“The main entrance with the oculus and the arches is inviting, but it’s also aspirational,” Wingert-Playdon said. “It represents an optimistic view of the university and of the future of the university.”

first floor of Charles Library
The first floor of Charles library, with the oculus shown above (PHOTO: Betsy Manning)

Libraries in the classical world acted as repositories for physical materials, most often books, and provided space for social discourse, information sharing and expanded thought. They were places people went to retrieve information and find answers to questions beyond their means or field of expertise.

This concept still rings true today and is the foundation on which Charles Library is built—literally.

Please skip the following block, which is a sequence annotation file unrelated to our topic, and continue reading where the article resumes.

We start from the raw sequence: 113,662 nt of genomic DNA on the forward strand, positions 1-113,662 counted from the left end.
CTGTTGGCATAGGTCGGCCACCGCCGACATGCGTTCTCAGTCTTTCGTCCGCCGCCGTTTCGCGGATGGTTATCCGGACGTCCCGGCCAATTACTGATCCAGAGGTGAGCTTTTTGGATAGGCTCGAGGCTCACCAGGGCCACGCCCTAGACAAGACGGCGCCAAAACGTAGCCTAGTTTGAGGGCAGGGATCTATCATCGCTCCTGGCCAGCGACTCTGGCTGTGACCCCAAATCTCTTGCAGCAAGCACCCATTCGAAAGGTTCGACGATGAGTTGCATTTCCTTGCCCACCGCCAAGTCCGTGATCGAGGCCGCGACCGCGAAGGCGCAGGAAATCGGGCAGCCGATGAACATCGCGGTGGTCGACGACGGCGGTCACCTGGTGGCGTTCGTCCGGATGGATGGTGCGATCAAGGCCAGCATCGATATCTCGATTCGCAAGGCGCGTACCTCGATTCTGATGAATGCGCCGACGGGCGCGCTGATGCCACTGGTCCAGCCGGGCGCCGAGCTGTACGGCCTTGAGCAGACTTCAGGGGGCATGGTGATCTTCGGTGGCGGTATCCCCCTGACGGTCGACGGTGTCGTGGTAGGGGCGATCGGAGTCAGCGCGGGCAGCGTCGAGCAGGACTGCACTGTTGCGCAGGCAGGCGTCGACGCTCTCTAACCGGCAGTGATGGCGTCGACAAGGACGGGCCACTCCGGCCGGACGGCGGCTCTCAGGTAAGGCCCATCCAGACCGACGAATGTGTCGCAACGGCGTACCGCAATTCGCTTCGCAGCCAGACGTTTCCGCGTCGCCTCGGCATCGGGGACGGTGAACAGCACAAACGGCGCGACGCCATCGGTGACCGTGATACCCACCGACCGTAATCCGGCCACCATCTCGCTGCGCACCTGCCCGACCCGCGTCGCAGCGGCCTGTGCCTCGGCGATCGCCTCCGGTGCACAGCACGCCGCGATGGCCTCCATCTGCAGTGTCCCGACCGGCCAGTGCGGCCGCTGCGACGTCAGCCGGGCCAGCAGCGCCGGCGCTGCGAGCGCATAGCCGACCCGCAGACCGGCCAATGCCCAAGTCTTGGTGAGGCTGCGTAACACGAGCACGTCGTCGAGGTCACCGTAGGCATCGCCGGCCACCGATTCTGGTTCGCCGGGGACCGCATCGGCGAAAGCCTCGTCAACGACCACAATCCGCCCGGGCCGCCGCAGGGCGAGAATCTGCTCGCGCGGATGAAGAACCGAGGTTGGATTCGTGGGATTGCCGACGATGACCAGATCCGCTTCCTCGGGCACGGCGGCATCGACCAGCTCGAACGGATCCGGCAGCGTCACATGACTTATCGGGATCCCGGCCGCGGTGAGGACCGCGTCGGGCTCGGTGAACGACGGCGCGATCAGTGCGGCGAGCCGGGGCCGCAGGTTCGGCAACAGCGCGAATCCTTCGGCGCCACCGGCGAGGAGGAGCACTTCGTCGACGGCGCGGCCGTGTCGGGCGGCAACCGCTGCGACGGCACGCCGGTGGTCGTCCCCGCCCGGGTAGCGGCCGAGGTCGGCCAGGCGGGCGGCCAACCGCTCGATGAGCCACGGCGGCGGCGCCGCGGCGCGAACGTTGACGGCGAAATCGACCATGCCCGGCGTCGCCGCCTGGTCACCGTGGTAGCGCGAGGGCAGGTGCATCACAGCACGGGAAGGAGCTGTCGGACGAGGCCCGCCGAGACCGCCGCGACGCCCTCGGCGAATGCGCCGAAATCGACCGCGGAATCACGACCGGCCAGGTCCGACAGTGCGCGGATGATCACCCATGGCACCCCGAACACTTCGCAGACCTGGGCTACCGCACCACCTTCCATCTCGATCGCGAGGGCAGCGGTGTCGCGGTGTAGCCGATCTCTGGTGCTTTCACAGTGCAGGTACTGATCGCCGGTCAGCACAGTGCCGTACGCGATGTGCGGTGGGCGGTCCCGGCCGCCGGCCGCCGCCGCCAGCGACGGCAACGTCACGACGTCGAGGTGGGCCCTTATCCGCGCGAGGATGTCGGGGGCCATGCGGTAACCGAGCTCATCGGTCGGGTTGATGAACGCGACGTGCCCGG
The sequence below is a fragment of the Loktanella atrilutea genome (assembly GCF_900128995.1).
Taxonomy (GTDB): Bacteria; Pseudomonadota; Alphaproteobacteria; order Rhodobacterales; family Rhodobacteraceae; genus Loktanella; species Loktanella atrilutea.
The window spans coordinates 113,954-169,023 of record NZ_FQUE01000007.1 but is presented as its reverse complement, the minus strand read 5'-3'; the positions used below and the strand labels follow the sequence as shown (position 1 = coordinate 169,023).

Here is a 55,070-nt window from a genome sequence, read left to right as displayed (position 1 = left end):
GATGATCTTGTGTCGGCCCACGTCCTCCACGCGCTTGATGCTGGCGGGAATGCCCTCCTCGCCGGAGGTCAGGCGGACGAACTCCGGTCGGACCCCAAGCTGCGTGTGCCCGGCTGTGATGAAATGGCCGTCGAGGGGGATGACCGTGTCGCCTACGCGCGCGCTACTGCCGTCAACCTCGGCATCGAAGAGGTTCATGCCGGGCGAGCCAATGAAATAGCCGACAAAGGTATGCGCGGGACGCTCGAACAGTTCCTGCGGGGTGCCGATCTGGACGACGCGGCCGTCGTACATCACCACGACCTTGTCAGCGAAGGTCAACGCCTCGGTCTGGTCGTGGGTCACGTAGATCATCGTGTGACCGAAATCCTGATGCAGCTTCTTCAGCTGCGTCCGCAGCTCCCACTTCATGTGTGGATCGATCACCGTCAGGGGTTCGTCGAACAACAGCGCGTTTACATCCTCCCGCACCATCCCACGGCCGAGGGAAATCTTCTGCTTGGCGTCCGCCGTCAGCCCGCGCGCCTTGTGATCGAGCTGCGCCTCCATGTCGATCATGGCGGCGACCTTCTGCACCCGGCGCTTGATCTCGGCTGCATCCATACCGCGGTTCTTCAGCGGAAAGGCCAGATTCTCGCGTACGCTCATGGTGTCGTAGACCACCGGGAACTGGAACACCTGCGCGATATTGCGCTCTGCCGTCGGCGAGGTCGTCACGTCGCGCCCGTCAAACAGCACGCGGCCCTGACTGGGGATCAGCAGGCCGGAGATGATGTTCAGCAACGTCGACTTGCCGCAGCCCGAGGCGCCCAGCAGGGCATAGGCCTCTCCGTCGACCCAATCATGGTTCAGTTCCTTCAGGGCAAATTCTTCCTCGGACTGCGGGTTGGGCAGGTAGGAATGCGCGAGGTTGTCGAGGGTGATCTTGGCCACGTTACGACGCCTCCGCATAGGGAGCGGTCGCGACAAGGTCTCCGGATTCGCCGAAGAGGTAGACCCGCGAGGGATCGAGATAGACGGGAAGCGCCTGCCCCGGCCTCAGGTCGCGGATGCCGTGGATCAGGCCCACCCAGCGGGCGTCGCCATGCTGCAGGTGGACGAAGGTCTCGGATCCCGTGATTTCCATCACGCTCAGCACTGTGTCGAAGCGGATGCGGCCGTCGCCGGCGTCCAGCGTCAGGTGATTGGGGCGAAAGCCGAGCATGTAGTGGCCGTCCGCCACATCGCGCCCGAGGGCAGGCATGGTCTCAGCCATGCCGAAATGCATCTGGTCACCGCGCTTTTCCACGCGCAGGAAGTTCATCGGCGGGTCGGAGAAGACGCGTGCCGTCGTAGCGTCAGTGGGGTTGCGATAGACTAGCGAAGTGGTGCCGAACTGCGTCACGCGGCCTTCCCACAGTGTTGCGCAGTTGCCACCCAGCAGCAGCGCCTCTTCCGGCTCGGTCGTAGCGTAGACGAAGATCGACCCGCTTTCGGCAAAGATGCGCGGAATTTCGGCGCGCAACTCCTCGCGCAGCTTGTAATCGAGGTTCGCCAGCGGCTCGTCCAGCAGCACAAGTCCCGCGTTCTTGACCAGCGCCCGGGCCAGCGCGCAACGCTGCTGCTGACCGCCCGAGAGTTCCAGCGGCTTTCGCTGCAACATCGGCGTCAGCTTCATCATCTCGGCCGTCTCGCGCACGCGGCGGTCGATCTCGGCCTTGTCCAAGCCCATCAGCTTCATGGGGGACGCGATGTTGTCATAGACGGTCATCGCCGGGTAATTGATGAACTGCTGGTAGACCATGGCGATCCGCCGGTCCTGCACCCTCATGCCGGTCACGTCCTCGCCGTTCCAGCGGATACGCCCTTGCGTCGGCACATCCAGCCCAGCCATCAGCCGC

Charles Library sits atop a high-density robotic Automated Storage and Retrieval System (ASRS), lovingly nicknamed the BookBot, that houses 85 percent of the books previously held at Paley. The other 15 percent of the books will remain in the fourth-floor stacks as a rotating browsing section.

“This is a system that’s employed by many different retailers including Amazon, American Airlines, Federal Express, as well as several libraries in the United States and around the world,” said Justin Hill, Temple Libraries’ head of access and media services. “We decided to implement something like this in order to maximize the space within Charles and to not have it be a simple warehousing model as libraries are traditionally thought of.”

Hill and fellow Temple Libraries staffers worked over the course of the summer months to load books into the ASRS, which includes 1.5 million volumes.